Although P. gossypinus is abundant in areas near the Dismal Swamp, it is probably not currently abundant in the swamp proper. Handley (1979) stated that P. gossypinus densities fluctuate widely in the swamp, and this population may simply be at a low point in its cycle. This species now occurs in the Great Dismal Swamp, but current management practices in the Great Dismal Swamp National Wildlife Refuge that promote clearings and vegetational heterogeneity may endanger it because we have observed that P. gossypinus occurs in greatest density in mature undisturbed riparian forests.


The Savannah River Ecology Laboratory under contract DE-AC09-76SR00819 between the U. S. Department of Energy and the University of Georgia's Institute of Ecology, the University of Georgia Museum of Natural History, Sigma Xi, and the Theodore Roosevelt Memorial Fund administered by the American Museum of Natural History provided support for this work, and Kevin Roe assisted with the trapping.


Boone, J. L. 1990. Reassessment of the taxonomic status of the cotton mouse (Peromyscus gossypinus anastasae) on Cumberland Island, Georgia, and implications of this information for conservation. M. S. Thesis. University of Georgia, Athens. 70pp. Abstract

Dice, L. R. 1940. Relationship between the wood-mouse and the cotton-mouse in eastern Virginia. Journal of Mammalogy 21:14-23.

Handley, C. O., Jr. 1979. Mammals of the Dismal Swamp: a historical account. Pages 297-357 in The Great Dismal Swamp. P. W. Kirk, Jr., ed. University Press of Virginia, Charlottesville.

Magnarelli, L. A., J. H. Oliver, H. J. Hutcheson, J. L. Boone, and J. F. Anderson. 1992. Antibodies to Borrelia burgdorferi in rodents in the eastern and southern United States. Journal of Clinical Microbiology 30:1449-1452.

Price, P. K., and M. L. Kennedy. 1980. Genetic relationships in the white-footed mouse, Peromyscus leucopus, and the cotton mouse, Peromyscus gossypinus. American Midland Naturalist 103:73-82.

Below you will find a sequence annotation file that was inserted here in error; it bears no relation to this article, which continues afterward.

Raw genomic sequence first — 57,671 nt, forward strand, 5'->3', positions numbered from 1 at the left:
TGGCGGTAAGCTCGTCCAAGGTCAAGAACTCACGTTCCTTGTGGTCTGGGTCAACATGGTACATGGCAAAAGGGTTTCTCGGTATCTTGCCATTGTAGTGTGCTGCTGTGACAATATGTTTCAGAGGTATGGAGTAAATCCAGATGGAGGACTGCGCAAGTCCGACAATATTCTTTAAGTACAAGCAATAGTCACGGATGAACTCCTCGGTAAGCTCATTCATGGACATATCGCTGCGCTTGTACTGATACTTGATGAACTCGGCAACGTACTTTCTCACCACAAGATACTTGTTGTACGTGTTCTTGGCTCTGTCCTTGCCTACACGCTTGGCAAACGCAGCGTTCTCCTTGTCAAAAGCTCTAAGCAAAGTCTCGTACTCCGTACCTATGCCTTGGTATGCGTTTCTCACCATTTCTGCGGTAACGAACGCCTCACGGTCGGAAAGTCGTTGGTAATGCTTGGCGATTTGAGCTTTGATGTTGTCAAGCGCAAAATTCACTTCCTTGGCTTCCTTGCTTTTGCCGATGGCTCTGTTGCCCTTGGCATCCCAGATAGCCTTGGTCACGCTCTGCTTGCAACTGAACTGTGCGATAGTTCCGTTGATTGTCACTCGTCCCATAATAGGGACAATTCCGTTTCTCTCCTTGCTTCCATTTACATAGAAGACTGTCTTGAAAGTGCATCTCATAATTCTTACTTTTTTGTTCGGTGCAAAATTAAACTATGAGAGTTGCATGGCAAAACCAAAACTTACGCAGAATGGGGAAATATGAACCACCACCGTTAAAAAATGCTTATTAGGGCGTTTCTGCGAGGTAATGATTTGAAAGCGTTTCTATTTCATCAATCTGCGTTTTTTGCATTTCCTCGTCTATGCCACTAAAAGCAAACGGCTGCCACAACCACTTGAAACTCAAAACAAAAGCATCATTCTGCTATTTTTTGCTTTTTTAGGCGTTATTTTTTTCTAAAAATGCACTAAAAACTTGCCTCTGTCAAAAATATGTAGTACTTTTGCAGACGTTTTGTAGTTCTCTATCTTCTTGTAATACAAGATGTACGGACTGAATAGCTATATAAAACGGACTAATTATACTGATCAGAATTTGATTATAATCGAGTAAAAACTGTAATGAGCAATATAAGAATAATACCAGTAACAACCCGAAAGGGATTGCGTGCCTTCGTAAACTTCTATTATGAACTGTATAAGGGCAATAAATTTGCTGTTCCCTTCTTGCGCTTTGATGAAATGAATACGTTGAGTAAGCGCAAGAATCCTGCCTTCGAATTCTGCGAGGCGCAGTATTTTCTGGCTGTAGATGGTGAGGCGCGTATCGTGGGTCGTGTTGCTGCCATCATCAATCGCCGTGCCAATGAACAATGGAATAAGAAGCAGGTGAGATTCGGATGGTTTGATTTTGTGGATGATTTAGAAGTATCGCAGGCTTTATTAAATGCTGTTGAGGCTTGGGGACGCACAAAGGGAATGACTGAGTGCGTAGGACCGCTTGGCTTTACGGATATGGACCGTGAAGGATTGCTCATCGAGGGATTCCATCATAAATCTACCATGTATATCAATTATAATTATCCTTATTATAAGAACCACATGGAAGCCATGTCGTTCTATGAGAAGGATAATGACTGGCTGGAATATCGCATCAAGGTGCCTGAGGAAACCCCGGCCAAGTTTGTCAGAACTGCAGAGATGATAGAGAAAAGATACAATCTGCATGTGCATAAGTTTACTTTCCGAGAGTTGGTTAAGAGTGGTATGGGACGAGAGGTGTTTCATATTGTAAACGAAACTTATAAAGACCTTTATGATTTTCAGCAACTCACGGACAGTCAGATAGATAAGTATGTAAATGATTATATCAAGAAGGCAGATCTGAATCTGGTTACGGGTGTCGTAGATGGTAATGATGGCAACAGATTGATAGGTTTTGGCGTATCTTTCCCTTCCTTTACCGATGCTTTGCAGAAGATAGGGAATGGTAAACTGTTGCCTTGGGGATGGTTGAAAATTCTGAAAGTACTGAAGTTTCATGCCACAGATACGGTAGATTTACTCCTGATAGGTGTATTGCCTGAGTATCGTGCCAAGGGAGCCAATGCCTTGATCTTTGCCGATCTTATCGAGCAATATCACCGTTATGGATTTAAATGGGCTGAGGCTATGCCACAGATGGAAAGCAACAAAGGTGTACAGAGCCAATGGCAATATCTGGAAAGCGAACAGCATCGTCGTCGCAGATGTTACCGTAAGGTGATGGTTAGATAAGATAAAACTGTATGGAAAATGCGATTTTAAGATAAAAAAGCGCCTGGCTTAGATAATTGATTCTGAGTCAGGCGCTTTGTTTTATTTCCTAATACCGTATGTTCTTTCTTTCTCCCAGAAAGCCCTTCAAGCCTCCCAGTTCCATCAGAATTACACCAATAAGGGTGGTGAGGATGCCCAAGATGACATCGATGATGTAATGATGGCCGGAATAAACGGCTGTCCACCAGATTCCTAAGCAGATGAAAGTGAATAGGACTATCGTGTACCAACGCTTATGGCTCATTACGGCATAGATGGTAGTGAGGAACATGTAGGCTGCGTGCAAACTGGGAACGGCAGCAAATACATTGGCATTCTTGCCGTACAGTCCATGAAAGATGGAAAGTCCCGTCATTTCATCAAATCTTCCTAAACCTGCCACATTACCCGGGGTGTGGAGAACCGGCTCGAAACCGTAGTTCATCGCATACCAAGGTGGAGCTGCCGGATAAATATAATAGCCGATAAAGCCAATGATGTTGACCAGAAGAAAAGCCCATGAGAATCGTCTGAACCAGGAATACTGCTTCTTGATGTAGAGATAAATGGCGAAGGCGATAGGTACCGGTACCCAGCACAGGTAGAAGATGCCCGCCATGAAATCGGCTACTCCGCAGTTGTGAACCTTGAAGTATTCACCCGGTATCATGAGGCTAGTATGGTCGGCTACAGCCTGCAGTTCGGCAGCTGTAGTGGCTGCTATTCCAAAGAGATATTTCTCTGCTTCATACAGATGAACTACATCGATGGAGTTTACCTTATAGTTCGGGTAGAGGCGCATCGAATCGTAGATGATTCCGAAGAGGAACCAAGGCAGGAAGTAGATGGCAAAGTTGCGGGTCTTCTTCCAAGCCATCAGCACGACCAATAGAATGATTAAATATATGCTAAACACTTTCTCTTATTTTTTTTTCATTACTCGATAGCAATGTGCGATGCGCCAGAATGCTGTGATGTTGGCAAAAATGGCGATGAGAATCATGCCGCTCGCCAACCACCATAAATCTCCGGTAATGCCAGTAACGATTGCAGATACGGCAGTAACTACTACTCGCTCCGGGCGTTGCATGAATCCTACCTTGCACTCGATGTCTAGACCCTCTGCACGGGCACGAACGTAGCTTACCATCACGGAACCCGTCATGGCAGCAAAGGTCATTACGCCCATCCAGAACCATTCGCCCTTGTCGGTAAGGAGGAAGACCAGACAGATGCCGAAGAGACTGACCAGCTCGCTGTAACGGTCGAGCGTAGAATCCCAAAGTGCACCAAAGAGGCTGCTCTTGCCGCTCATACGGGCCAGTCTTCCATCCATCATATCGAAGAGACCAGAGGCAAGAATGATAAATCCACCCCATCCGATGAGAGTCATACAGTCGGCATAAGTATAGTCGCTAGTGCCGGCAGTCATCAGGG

Robbins, L. W., M. H. Smith, M. C. Wooten, and R. K. Selander. 1985. Biochemical polymorphism and its relationship to chromosomal and morphological variation in Peromyscus leucopus and Peromyscus gossypinus. Journal of Mammalogy 66:498-510.

Rose, R. K., R. K. Everton, J. F. Stankavich, and J. W. Walke. 1990. Small mammals of the Great Dismal Swamp of Virginia and North Carolina. Brimleyana 16:87-101.

Selander, R. K., M. H. Smith, S. Y. Yang, W. E. Johnson, and J. B. Gentry. 1971. Biochemical polymorphism and systematics in the genus Peromyscus. I. Variation in the old-field mouse (Peromyscus polionotus). Studies in Genetics VII. University of Texas Publication 7103:49-90.


Table 1. Peromyscus gossypinus and P. leucopus captured in North Carolina, 1990.

     Location                                 Species
                              P. gossypinus              P. leucopus
                          ----------------------   ----------------------
                           No.      Captures/        No.      Captures/
                         caught  1000 trapnights   caught  1000 trapnights
Gates Co., Dismal Swamp     5         8.5            27         46.0
Gates Co., Chowan Swamp    42       210.0             2         10.0
Bertie Co., Windsor        33        94.3             5         14.3
Onslow Co., Richlands      42       280.0             0          0.0
Note: All distances, elevations, and other facts are approximate.